After what he called a “very productive” first 100 days, U.S. President Donald Trump is vowing to roll out a new health plan and to completely renegotiate the NAFTA continental trade pact. His remarks, in a CBS interview broadcast on Sunday, touched on daunting challenges domestic and foreign, from his vexed effort at healthcare reform to a controversial new tax-cut plan to the rising threat from North Korea. But they followed his assurance at a raucous rally Saturday in Pennsylvania that the “great battles” ahead would be won.
Trump insisted, even after two failed efforts to see an Obamacare repeal vote through Congress, that Americans will get a healthcare package that preserves key protections, like coverage of preexisting medical conditions. And as Republicans scramble for ways to pay for Trump’s promise this week of major tax cuts—the White House had hoped to use savings from the Obamacare repeal—the president vowed that the money would not come through savings on the huge and popular Medicare program. “I’m not going to touch it,” he said, except to eliminate “waste, fraud and abuse.”
Trump, who is not known as particularly self-reflective, shared some of the frustrations he has encountered in his young presidency. He lambasted “unfair” media coverage; said Congress operates by “unbelievably archaic and slow-moving” rules; and called Democrats “totally obstructionist.” But he will need some Democratic support to pass some of his more ambitious legislative objectives.
House minority leader Nancy Pelosi said on Sunday that Democrats looked forward to working with Trump on issues like infrastructure spending and affordable childcare. But so far, she said on ABC, “he hasn’t really proposed anything.”
In a week when Trump dropped a threat to cancel the NAFTA trade agreement following what he called “very nice” phone calls from the Mexican and Canadian leaders—instead ordering a six-month review of all trade deals—he made clear that U.S. security took priority over even trade.
If China can help ease the nuclear tensions with Pyongyang, “that’s worth making not as good a trade deal,” he said. “Trade is very important,” Trump added. “But massive warfare with millions, potentially millions of people being killed? That, as we would say, trumps trade.”
He scheduled the Pennsylvania appearance after snubbing an invitation to the traditional White House correspondents’ dinner on Saturday, where he had risked being roasted by comedians. Instead, he declared himself “thrilled” to be far from “the Washington swamp” and its “fake news” journalists.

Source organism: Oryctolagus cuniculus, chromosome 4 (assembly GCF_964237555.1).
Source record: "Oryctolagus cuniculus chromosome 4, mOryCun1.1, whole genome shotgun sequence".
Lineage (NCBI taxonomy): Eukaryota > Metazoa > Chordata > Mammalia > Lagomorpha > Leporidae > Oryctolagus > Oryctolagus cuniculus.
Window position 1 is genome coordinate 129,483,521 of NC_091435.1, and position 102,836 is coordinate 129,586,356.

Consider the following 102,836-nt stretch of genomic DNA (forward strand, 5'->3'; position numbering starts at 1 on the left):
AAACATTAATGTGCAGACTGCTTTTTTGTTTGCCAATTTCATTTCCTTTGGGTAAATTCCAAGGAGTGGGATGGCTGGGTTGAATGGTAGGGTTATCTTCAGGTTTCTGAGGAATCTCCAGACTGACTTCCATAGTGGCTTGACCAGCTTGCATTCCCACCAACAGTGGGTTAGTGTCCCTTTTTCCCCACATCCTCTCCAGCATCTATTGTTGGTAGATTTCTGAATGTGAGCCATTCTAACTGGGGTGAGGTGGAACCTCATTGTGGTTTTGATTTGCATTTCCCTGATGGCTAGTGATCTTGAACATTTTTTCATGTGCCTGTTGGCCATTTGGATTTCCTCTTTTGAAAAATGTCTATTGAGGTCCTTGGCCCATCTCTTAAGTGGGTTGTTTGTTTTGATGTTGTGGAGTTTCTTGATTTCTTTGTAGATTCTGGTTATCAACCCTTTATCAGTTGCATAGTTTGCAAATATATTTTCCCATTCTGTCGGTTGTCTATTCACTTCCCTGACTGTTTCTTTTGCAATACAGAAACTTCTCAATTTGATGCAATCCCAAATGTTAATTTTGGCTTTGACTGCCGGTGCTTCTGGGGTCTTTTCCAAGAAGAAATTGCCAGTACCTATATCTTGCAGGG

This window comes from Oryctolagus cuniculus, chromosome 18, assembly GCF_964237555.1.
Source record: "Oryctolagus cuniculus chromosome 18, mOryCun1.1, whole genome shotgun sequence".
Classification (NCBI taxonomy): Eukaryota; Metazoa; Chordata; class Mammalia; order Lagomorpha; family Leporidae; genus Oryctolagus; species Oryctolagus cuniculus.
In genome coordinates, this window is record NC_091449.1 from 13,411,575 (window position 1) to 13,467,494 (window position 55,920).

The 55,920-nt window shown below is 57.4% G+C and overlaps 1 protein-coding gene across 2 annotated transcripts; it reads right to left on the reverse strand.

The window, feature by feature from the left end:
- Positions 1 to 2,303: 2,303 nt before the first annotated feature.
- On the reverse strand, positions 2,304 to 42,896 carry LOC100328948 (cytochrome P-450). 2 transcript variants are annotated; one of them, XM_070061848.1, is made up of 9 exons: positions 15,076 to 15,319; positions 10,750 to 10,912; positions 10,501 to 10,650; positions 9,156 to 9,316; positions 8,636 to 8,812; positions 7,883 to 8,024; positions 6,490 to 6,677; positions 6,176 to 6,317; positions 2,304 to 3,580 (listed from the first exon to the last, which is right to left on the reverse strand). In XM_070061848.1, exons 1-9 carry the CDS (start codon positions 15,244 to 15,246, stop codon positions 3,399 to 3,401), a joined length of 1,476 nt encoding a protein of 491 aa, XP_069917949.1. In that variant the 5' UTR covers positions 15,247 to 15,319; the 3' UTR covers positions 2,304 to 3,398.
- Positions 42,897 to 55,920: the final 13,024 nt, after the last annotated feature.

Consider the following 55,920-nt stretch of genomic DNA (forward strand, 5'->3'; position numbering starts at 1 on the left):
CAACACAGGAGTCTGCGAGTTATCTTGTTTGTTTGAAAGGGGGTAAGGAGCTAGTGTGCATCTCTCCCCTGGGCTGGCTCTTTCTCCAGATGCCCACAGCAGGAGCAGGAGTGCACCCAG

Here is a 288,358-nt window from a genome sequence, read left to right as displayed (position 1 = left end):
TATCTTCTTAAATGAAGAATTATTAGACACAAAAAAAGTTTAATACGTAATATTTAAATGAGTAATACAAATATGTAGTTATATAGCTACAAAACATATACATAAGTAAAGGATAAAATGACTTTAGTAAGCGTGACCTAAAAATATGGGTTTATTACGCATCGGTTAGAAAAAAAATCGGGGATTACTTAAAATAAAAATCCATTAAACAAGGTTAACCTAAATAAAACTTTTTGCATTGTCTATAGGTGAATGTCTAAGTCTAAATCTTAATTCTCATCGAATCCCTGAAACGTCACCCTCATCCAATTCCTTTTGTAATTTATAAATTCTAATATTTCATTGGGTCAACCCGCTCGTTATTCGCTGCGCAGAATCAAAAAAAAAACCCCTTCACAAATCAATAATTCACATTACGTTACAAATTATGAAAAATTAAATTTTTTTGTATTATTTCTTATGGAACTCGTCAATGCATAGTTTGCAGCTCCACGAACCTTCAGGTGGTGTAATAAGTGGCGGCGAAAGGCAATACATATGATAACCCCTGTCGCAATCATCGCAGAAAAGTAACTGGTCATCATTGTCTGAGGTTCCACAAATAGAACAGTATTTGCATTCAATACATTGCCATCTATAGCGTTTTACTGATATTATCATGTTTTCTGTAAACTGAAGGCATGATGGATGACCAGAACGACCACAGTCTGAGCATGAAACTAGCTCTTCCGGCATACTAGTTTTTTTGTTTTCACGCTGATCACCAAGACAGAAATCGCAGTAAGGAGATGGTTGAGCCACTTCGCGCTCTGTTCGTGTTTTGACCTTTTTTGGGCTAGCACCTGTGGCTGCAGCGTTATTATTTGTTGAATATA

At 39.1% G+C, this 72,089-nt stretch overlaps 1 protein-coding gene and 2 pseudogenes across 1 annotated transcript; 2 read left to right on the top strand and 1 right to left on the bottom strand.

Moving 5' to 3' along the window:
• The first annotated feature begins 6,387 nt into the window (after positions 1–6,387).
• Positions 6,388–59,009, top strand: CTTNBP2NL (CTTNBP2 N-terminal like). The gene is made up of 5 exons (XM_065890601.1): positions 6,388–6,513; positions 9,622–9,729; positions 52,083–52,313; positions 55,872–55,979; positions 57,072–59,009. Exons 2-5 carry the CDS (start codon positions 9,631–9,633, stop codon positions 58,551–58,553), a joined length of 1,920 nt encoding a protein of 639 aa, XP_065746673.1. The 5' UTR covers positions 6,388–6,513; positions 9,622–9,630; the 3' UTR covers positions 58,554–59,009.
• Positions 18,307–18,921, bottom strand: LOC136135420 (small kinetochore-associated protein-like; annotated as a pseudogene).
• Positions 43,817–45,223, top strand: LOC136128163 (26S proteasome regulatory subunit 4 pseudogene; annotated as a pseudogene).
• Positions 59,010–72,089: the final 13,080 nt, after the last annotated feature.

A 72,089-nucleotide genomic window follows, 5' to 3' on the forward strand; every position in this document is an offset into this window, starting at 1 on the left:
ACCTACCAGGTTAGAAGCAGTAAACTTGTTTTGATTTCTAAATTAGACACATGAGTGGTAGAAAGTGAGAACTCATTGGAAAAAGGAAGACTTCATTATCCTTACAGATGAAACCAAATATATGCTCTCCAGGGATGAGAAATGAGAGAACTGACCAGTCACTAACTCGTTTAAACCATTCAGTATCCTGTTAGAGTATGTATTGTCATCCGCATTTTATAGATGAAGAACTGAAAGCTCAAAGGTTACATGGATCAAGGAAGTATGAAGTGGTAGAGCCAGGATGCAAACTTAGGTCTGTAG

The black-tie affair in Washington was headlined by veteran investigative journalists Bob Woodward and Carl Bernstein of Watergate fame. Woodward rebuffed the president’s relentless barbs against news outlets. “Mr. President, the media is not fake news,” he said. “Whether the media is revered or reviled, we should and must persist, and I believe we will.”
Some of Trump’s animosity stemmed from U.S. media evaluating his 100-day record as meager and mixed. They have noted embarrassing setbacks for the Republican on healthcare and a travel ban, and his own reversals on China and NATO—while also recognizing campaign pledges he has met, like appointing a conservative Supreme Court justice and pulling the country out of the Trans Pacific Partnership (TPP) trade agreement.
In his speech, Trump presented his record so far as “very exciting and very productive.”
“We are keeping one promise after another,” he asserted, adding that he was preparing for “the great, great battles to come and that we will win in every case.” Trump also highlighted his tough approach to immigration.
Stepped-up law enforcement was removing “drug dealers, gang members and killers” from the country, he said, though he did not acknowledge his difficulty in finding money to start work on the wall he has promised on the Mexican border.
Trump said the U.S. economy had surged since he took office, reinvigorating America’s construction, manufacturing and energy sectors, as well as its declining coal and steel industries—a key message for the crowd in rust-belt Pennsylvania.
On the North American Free Trade Agreement, he said, “If we can’t make a fair deal for our companies and our workers we will terminate NAFTA.” He said he would be making a decision on the “one-sided Paris climate accord” in the next two weeks. He described the pact, meant to curb global warming, as an impediment to U.S. economic growth.
On CBS, Trump—holding the only elective office he has ever sought—was asked about an earlier comment that he thought the job of the presidency would be easier. “Well, it’s a tough job,” he said. “But it’s something that I really love and I think I’ve done a very good job at it.”